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Hunting for Cosmic Clues in Quantum Wreckage

Prof. Larkoski wins award for outstanding contributions to quantum chromodynamics.

By Ian Buckman ’18 | January 31, 2018

Prof. Andrew Larkoski [physics 2016–] has won the 2017 Wu-Ki Tung Award for outstanding contributions by an early-career researcher for his work on quantum chromodynamics (QCD), the study of the mysterious “strong force” which binds inconceivably tiny particles together into larger particles called hadrons, which include protons and neutrons.

Prof. Larkowski won the award for a technique he developed called “soft drop declustering,” which helps scientists sift through data produced by the CERN Large Hadron Collider, the largest particle accelerator in the world. As its name suggests, The Large Hadron Collider, or LHC, works by smashing hadrons together at extremely high speeds, generating reactions which can answer questions about the fundamental building blocks of our universe.

However, as Larkoski explains, not all of these reactions are useful. He compares his work to that of a detective investigating a car crash: when cars collide at high speeds, they shower debris all around the crash site, and the overabundance of scattered pieces makes it harder for the detective to find vital clues. Likewise, when hadrons collide, the result is a myriad of extraneous reactions, and this “debris” often obscures the interactions that hold the important clue.

Larkoski’s award-winning technique focuses in on the important reactions like a detective’s magnifying glass, sorting out low-energy reactions from high-energy ones, which are more likely to yield experimentally significant results. Larkoski often teams up with Reed students to conduct research—last year he published a paper with his thesis advisee Kaustuv Datta ’17.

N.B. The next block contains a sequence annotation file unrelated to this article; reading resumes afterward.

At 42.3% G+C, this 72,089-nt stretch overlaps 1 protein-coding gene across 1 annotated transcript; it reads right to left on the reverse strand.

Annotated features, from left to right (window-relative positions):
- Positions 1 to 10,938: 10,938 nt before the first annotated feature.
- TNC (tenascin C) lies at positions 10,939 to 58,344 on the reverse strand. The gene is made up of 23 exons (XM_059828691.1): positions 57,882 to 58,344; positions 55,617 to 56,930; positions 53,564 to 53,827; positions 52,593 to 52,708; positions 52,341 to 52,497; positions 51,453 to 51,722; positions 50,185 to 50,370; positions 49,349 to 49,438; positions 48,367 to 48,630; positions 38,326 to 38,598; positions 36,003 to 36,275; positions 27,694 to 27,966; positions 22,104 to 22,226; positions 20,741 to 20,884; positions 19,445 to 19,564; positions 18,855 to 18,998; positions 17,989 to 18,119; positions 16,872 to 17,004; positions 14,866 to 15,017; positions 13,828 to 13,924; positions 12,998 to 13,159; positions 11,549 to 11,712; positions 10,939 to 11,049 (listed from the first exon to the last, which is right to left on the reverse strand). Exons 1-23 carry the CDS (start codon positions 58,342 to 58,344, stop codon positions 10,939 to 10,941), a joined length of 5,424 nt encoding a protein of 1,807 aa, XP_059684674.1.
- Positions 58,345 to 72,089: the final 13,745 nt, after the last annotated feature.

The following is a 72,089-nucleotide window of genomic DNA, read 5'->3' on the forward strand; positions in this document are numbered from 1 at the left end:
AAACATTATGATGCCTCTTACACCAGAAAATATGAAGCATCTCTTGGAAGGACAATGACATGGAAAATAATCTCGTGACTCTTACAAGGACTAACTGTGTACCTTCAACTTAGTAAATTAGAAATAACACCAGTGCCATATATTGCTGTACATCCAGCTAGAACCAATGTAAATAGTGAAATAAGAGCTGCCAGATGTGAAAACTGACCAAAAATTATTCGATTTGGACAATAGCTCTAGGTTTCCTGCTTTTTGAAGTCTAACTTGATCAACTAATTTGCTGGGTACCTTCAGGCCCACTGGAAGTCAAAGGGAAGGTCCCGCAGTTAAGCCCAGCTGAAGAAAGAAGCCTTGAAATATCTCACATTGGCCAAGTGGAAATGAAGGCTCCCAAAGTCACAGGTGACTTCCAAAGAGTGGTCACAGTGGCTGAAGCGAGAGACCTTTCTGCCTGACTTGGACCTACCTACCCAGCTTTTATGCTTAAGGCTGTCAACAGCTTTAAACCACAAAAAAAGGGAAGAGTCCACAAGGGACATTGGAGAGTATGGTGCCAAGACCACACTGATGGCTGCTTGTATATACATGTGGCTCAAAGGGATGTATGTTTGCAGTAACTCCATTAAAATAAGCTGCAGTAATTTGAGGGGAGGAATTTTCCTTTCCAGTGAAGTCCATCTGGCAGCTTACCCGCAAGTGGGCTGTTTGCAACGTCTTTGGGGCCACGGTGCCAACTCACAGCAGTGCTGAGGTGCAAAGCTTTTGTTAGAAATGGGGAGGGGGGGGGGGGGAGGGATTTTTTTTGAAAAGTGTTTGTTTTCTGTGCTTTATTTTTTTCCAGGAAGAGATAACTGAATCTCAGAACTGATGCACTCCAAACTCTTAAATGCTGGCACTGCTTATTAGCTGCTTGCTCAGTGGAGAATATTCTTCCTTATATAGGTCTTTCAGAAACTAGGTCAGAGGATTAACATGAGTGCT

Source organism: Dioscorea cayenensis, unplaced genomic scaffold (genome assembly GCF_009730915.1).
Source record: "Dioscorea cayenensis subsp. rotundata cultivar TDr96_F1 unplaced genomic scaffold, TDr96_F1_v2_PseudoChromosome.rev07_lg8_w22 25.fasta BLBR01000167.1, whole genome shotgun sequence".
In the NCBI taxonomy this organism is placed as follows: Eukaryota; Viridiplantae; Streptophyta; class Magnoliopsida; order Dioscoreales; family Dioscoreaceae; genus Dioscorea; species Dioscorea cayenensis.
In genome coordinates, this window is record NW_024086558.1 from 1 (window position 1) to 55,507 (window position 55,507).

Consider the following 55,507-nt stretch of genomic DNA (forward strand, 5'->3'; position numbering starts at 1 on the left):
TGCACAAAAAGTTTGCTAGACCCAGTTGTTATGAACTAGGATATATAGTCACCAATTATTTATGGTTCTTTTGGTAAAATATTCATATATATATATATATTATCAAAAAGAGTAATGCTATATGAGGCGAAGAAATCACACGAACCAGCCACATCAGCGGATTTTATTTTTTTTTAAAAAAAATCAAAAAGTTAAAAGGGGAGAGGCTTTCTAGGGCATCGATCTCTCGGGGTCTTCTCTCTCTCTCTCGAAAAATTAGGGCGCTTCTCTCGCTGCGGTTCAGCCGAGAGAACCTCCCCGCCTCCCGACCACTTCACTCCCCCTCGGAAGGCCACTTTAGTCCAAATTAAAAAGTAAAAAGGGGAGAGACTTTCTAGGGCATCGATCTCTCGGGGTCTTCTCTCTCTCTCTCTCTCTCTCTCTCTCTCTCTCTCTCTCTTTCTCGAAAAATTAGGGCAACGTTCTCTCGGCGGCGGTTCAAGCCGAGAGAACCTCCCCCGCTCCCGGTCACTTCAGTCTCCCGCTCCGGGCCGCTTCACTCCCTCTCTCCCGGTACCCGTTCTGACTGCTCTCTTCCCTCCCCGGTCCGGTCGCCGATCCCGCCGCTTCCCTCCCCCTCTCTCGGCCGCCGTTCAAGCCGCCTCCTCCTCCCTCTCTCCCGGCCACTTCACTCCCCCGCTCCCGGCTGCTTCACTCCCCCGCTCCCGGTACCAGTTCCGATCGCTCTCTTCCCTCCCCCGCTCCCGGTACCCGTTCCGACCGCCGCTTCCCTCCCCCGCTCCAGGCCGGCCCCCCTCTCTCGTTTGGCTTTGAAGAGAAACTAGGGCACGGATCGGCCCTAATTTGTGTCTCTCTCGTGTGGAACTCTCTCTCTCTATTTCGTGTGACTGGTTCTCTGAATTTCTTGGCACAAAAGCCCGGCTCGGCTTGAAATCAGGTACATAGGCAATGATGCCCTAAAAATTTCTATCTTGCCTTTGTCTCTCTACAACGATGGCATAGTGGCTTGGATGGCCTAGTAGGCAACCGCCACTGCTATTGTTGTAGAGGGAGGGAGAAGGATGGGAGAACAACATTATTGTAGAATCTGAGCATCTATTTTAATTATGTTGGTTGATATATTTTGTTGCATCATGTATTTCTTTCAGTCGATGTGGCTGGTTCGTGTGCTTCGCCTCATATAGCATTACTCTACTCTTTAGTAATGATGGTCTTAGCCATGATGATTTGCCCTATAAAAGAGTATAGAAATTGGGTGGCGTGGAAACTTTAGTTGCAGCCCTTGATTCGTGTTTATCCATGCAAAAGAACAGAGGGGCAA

When asked about the best part of working with Reedies, Larkoski responded “their fearlessness.” As he explains it, theoretical physicists naturally take on a lot of “baggage” over their careers, picking up assumptions and identifying problems which can sometimes limit their perspective. Reedies just beginning their journey in the world of physics, on the other hand, have yet to accumulate this baggage, and so often come up with interesting or unique ways to approach big problems.

The award honors the late Wu-Ki Tung, a pioneer in the field of QCD. Tung is known for using the parton model, a way of conceptualizing hadrons that has proven particularly useful for analyzing interactions in high-energy proton collisions. He is also renowned for founding the Coordinated Theoretical-Experiment Project on QCD, a unique partnership of theoretical and experimental scientists which has been active since 1992.

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